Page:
The Jakarta Post
Bathed in red: 'Panembahan Reso' was first performed in August 1986, the first public work by WS Rendra after he was banned from making any public appearances until that year since his 1979 arrest. (JP/Dionnasius Aditya )
The late literary legend WS Rendra’s play Panembahan Reso might be a scathing criticism of the New Order regime, but its latest incarnation can be whatever you make of it.
Panembahan Reso began its life in 1975, but it was in October 1985 that Rendra started writing the script, conducting a dramatic reading with members of his theater troupe Bengkel Teater whenever he finished writing a scene.
Actress and director Ken Zuraida, Rendra’s widow, recalled that one time after many weeks of reading, he suddenly tore up the script and burned it. The pair then went to Bandung, West Java so that Rendra could write a new script, which was delivered scene-by-scene to his workshop in Depok.
Scheming: The title character Panji Reso (Whani Darmawan) is a palace warrior with ambitions of nobility and royalty. (JP/Dionnasius Aditya )
In 1986, the script was finished and Panembahan Reso finally received its moment on stage from Aug. 26 to 27 that year at Istora Senayan in Jakarta.
More than three decades later, the play made its return once more, social criticism and all.
Staged at Ciputra Artpreneur, South Jakarta on Jan. 25, the 2020 incarnation of Panembahan Reso is a relatively abridged version of the original. While the 1986 production was approximately six hours long, it was condensed to around three hours this time around.
The tale is one of palace intrigue, where members of the royal court each have their own hidden agenda that they will pursue at any cost without regard. The Old King (Gigok Anurogo) deals with an insurgency by assigning the task at hand to one of his sons, who will soon succeed him to the throne.
A game of thrones: 'Panembahan Reso' deals with succession of power, a taboo topic in the New Order era. (JP/Dionnasius Aditya )
But it is precisely the throne that caused much of the intrigue in the first place: the Old King’s three concubines – Queen Kenari (Sruti Respati), Queen Padmi (Maryam Supraba) and Queen Dara (Sha Ine Febriyanti) – each want their offspring to become the future king.
Enter the central character of the story: a palace warrior by the name of Panji Reso (Whani Darmawan). Though a commoner, Panji Reso soon plays the palace politics well enough to get himself ordained to nobility.
Sure enough, his scheming finally lands him the title of Panembahan Reso and Queen Dara’s hand in marriage, achieved by badgering the Young King into granting him concessions.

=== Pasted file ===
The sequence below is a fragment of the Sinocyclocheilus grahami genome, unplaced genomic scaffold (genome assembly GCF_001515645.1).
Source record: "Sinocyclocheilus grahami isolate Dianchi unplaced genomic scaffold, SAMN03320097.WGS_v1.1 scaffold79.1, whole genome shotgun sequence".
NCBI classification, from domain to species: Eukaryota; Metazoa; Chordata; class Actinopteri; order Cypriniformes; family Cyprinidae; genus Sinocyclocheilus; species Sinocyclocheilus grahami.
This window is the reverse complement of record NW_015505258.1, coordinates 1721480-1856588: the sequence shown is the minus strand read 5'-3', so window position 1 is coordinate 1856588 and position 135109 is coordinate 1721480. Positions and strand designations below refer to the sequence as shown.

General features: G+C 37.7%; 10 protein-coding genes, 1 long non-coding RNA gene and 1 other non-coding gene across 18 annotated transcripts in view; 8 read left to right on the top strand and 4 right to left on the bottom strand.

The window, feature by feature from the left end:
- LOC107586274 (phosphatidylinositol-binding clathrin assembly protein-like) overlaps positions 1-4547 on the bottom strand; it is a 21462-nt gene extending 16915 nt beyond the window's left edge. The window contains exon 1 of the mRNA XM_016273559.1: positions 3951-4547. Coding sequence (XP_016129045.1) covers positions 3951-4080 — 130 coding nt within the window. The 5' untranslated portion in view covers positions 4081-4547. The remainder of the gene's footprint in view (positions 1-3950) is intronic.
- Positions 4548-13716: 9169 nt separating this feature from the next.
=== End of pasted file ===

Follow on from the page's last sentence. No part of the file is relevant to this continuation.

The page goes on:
Soon, Panembahan Reso is king, but his conscience finally catches up to him.
While Panembahan Reso is a story of royal succession, it was envisioned by Rendra as a fervent criticism of the New Order regime, which put him behind bars for six months in 1979 and banned him from making any public performance until 1986.
Intimacy: The 2019 production, at three hours, is an abridged version of the original, which was approximately six hours in length. (JP/Dionnasius Aditya )
The August 1986 production itself was the first project Rendra undertook as his first public appearance, directing and starring in what was a barely veiled criticism of the regime while discussing the issue through the taboo subject of power succession.
These sentiments were at times very evident in the play, which the audience would immediately notice through the characters’ lines. Even in the things left unsaid, Panembahan Reso was a cautionary tale of how absolute power corrupts absolutely, and the message is as clear as day if you pay attention to each scene.
Every cast member was on top form during the media preview, and while audio issues cropped up at some points, their voices were clear enough for the back row that the microphone felt like it was unnecessary.
Saturday’s production, held by the Borobudur Writers and Cultural Festival Society (BWCF Society) and the Ken Zuraida Project, is something that Rendra would certainly approve. No characters or plot points were removed in the condensing process, and theatergoers were assured that the storyline stayed faithful to the original.
“The script that tells a story of succession will always be contextual and universal, as it can happen everywhere and at any time,” says Ken.
Of course, that a play loaded with criticism of the New Order is staged in today’s political climate can raise a few eyebrows on its own, but that is best left to political commentators of the broadcast and WhatsApp kind.
Panembahan Reso is an intriguing play not for its script alone, but in how it provides a glimpse of Indonesia in its most turbulent times. After all, those who fail to learn from history are condemned to repeat it.
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